young man suffering tortures with his
leg which the heathen doctor had
pierced to expel the demon, and from
which our doctor was preparing to
remove several inches of dead bone.
This piercing is the common medi
cal practice in Korea and China, and
these two patients represent millions
that at this hour are being equally
tortured and maimed and many of
them killed ? poor victims of heathen
The heathen modes of treating va
rious common female troubles are
frightful and agonizing beyond expres
In our fifteen mission hospital plants
over 100,000 are treated every year,
to all of whom the gospel is lovingly
preached and the knowledge of it car
ried into thousands of villages by
healed and grateful patir~'.3.
This is peace; man's life moving
in God's life is frictionle.ss commu
nion. ? J. H. Jowett.
April 25. 1920. Ruth j
Golden Text: Thy people shall bo
iny people, and thy God my God ?
Ruth 1:16.
Devot ional Itcadin);: Ps. 91
Additional Material for Teachers:
Ruth 2:1-4:22.
I'rimary Topic: The Story of Ruth.
I wesson Material: Ruth 1 and 2.
Memory Verse: Let us love one
another: for love is of God. ? 1 John
Junior Topic: Ruth and Naomi.
Lesson Material: Ruth 1:1-22
Memory Verse: Ruth 1:16.
Intermediate and Senior Topic:
Life Decisions.
Topic for Young People and Adults:
The Power of Personal Influence.
Additional Material: Matt. 5:13
16; 2 Cor. 3:2, 3.
Of all the books of all languages,
there is none that has more interest
ing stories than the Bible. If the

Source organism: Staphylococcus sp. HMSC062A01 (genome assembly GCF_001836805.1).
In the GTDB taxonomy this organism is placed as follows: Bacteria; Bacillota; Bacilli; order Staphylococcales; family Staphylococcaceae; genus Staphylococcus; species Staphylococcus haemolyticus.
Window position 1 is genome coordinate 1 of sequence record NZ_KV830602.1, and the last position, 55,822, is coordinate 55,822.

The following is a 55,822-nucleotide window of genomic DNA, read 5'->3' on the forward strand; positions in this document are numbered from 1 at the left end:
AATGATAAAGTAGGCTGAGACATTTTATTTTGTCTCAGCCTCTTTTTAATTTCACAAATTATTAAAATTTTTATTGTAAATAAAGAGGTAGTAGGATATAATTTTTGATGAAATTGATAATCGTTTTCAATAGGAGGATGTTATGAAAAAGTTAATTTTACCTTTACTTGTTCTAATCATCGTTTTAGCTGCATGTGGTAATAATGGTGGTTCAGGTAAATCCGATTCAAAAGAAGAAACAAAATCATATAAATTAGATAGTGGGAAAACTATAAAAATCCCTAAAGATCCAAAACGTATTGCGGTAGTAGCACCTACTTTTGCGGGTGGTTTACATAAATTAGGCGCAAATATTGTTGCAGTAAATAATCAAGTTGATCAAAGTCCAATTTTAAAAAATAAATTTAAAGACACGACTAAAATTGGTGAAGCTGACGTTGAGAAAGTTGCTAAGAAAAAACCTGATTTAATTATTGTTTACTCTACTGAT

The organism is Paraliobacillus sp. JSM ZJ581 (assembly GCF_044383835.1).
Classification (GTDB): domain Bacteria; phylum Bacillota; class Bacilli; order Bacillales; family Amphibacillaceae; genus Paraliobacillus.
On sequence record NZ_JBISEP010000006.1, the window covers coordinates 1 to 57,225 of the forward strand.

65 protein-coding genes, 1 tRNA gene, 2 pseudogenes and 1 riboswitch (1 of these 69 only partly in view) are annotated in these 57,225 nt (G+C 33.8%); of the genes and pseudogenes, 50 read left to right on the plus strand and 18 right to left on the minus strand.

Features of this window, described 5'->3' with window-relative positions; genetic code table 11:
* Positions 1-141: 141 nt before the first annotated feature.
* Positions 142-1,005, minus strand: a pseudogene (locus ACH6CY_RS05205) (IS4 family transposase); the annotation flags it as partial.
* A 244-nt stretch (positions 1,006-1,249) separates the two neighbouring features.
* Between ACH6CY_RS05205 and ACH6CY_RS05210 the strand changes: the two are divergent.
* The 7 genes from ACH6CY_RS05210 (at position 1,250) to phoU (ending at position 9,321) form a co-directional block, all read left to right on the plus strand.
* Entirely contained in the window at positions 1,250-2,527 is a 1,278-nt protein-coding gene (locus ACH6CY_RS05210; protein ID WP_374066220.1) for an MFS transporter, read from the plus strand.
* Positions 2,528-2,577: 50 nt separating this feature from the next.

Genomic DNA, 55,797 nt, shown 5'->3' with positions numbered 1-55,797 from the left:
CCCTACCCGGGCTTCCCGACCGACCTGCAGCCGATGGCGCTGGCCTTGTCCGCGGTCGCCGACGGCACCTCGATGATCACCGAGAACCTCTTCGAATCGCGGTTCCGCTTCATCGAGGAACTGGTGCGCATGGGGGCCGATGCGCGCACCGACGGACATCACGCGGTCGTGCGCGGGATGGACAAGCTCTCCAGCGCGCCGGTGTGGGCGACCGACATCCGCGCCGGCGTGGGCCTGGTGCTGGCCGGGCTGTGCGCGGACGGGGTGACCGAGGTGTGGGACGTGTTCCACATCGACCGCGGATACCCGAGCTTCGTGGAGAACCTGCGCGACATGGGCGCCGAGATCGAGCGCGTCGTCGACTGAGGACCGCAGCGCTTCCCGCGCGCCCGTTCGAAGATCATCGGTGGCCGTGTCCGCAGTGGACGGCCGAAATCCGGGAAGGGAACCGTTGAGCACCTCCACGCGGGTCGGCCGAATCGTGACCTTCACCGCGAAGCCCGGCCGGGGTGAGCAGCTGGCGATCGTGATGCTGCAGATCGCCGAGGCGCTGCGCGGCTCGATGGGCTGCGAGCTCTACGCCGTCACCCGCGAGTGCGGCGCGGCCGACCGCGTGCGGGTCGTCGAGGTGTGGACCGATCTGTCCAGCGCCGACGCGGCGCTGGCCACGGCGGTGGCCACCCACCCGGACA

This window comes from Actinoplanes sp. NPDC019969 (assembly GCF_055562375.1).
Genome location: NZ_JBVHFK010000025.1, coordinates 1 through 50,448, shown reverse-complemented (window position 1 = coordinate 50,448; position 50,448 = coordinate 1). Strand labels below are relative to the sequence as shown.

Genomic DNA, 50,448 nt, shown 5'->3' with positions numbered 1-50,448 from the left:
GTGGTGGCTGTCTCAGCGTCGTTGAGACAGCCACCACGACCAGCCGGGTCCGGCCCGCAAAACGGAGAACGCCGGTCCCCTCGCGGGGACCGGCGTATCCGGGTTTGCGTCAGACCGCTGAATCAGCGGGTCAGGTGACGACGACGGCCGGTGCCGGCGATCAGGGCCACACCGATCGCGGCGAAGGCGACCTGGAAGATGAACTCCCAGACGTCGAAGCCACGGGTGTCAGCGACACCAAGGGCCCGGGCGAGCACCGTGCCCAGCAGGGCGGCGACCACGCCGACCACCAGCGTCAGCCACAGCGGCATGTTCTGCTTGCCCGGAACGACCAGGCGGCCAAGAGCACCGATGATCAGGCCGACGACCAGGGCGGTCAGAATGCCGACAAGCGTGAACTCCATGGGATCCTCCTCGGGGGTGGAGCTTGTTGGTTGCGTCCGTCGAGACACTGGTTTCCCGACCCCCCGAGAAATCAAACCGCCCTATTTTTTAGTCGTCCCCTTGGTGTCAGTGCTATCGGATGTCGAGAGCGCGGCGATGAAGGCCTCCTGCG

Rook of Ruth had been written by
some uninspired writer, and had
never been known as a part of the
Bible, it would be heralded abroad as
one of the most beautiful of idyllic
stories of romance and love.
We are so familiar with this story
that we do not stop to think of the
beauty of ihe story, nor of the won
derful truths contained in it.
El:melech and Naomi, with their
two sons, Mahlon and Chilion, lived
in Bethlehem. A great famine came
upon the land, and Elimelech took
his family to the rich land of Moab.
There the sons married Moabite
women. In ten years the father ano
the two sons had all died.
Naomi, the widow, determined to
return to her own country. The two
daughters-in-law accompanied her as
she started on her journey, as it was
he custom in those days for friends
to go with a traveler on the first
Part of his journey. When they had
gone some distance they stopped to
say farewell. Orpah kissed her moth
er-in-law and turned back. Wher
she suggested to Ruth that she too
should return, Ruth uttered that most
wonderful plea to be allowed to go
with her. She showed a wonderful